Before we jump straight into the art of memorising, we should consider a very important question: is it even a good idea to try to memorise an essay or an extended response in the first place?
Should I memorise?
- It's often less less work
- Gives you reassurance that you have something up your sleeve going into the exam
- You can finesse your response prior to the exam which means less time spent thinking about what to write in the exam
- Exams (especially essay questions) are becoming increasingly unpredictable with changes to syllabus, rubrics, modules etc. For example, the more recent HSC English syllabus is all about testing students on how they can respond to an unseen question on the day… it's about thinking analytically and critically rather than memorising a perfectly planned response - so you can expect to be thrown a curveball.
- If you are so caught up in memorising that perfect response it can actually prevent you from learning and understanding the concepts - so, if (or more realistically, when) you are given a question that is different from the one you’ve memorised a response for, you might struggle to adapt and think on the spot.
- Markers can spot pre-prepared or memorised responses… it’s pretty obvious and they won’t reward you for it.
So, while it’s natural to want to memorise as much as possible, you need to avoid the tendency to simply regurgitate your pre-prepared response in the exam as, chances are, the question is not going to be identical. Sure, you might be able to predict similar questions (if you have a look at the exam patterns over past years, you can often get a sense of the style of questions asked and the type of content they are assessing) but that is only going to get you so far.
For example, for English it’s often helpful to have three solid generic paragraphs that you know how to adapt on the day – you have to integrate what you have ‘memorised’ with an original response that directly responds to the exam question and/ or stimulus.
You should definitely avoid regurgitating memorised introductions and topic sentences as these are the components of your essay that MUST respond directly to the question (particularly by integrating the specific keywords that appear in the question or stimulus). Other parts of any essay will naturally require memorisation - quotes, statistics, facts and general explanations of concepts. Once you have memorised generic essay components, don’t wait until the exam to practice adapting responses to unseen questions. In the lead up to the exam, look at practice questions and think about how you would adapt your memorised response. You don’t even have to write out the full response - jot down a thesis and your main points. This will improve your ability to think and adjust on the spot and ultimately strike the balance between being prepared and actually answering the question you were asked, not the question you hoped was asked.
With all that in mind, we can now rewind to what you came here for: how to memorise hundreds (or potentially thousands) of words for that next essay or long response.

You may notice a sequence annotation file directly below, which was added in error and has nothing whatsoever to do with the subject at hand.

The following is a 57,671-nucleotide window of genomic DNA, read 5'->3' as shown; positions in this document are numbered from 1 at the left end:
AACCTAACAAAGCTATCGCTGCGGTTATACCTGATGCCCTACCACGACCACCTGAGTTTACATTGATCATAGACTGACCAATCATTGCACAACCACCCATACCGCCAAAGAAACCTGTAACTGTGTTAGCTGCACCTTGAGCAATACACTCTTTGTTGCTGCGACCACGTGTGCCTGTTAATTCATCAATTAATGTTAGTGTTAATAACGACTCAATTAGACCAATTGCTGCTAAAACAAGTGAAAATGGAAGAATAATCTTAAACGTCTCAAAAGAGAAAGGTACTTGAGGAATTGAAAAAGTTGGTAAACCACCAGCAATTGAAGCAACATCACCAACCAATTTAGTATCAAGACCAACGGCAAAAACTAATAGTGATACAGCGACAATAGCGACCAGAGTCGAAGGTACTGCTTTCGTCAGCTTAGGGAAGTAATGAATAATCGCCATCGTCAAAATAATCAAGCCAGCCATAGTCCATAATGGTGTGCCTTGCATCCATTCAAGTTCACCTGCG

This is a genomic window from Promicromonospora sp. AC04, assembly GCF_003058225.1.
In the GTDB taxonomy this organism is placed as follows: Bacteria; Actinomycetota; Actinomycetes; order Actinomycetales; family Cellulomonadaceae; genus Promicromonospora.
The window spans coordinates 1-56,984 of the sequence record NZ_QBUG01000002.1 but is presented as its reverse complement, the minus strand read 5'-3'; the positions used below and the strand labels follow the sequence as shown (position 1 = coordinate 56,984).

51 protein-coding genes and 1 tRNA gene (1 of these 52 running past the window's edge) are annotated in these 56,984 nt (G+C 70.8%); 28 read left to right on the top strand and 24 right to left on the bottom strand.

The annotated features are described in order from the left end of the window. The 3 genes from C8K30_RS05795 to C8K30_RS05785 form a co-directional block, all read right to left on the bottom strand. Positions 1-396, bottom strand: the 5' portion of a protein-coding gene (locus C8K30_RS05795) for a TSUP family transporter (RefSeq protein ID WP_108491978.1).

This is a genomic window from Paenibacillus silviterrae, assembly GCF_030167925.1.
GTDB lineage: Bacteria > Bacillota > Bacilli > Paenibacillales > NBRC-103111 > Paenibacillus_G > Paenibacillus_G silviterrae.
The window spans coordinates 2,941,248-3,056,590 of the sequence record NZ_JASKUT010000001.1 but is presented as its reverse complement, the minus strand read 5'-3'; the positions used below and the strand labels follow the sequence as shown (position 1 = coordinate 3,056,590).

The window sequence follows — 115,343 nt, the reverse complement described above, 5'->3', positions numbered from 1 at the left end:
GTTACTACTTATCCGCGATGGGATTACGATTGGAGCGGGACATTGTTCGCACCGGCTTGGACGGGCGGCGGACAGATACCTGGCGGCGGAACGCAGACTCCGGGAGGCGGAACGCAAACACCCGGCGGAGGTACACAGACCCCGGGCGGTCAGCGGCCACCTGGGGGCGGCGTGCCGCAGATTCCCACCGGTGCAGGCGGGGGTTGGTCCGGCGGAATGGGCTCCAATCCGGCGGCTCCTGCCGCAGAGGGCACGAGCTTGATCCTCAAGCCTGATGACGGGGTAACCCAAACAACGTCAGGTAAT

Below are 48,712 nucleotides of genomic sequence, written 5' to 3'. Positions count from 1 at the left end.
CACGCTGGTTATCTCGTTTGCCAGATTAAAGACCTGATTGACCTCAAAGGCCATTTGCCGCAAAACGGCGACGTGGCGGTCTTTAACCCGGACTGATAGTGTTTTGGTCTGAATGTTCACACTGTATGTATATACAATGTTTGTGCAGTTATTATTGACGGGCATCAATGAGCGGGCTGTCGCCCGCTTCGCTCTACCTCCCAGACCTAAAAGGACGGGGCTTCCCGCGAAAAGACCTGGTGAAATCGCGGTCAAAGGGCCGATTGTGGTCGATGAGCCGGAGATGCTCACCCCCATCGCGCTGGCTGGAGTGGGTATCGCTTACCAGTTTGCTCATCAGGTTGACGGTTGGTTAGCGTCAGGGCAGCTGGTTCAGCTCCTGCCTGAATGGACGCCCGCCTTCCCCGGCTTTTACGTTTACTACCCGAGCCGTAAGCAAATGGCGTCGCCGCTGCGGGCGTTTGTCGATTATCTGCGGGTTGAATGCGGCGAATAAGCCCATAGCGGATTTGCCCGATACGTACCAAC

Bit by bit
Depending on the subject, a timed exam essay or extended response often requires 40-50 minutes of writing which can demand around 1,000 words (give or take). But instead of thinking of it as 1,000 words, it’s much easier to think of everything in sections. For example, you’ve got your intro, three body paragraphs and your conclusion. Have a clear structure in your mind - what does each paragraph relate to and how might you use that general idea to create links to the question on the day?
Also think about how you can break it down further within each of the three paragraphs. For me, it was really useful to break my paragraphs into dot points or a table - that way I could visualise each key competent/ sub-point of the paragraph and often I would note where it would be appropriate to create a direct link to the question on the day. For example, for a HSC English essay I would generally include 4 or so pieces of evidence/examples in each paragraph - I’d memorise each quote, technique and general analysis but I’d leave room to make that connection to the thesis and work that into more specific analysis come exam day.
Reading your paragraphs aloud can be a useful memorising strategy as you create a rhythm or flow of words in your mind - almost like a song. Using the above tip, focus on one section or paragraph at a time. At first, it’s going to be hard to say even just a few words without referring to your page but, as you go, try to rely less and less on reading the words. If you’re stuck, actually think about what you’re saying and what comes next. Remember that you don’t need to remember the words verbatim - rather think more about the connecting ideas/ sentences as this will actually be more useful when adapting the memorised essay in the exam.
Write it out
For some, reading and speaking is the most effective method but for others writing it out over and over is what will make it stick. As above, use the same principle of thinking about what you’re writing to avoid getting stumped with the word-for-word memorising mentality.
Start now and keep practicing
Memorising an essay is going to be a whole lot harder if you’re leaving it until the night before. The more time you can give yourself, the better - that way you can approach it bit by bit rather than having to tackle the 1,000 words in one go.
Don’t be afraid to change your essay as you begin to learn it and, more importantly, APPLY AND ADAPT IT. As you continue studying, responding to past essay questions in mock exam-conditions and communicating with your KIS tutors or teachers, it will probably be appropriate to make changes.
If you’re after some help with essay writing and how to prepare in the lead up to exams, you can start by locking in a free 30 minute study skills consultation with one of our amazing KIS tutors.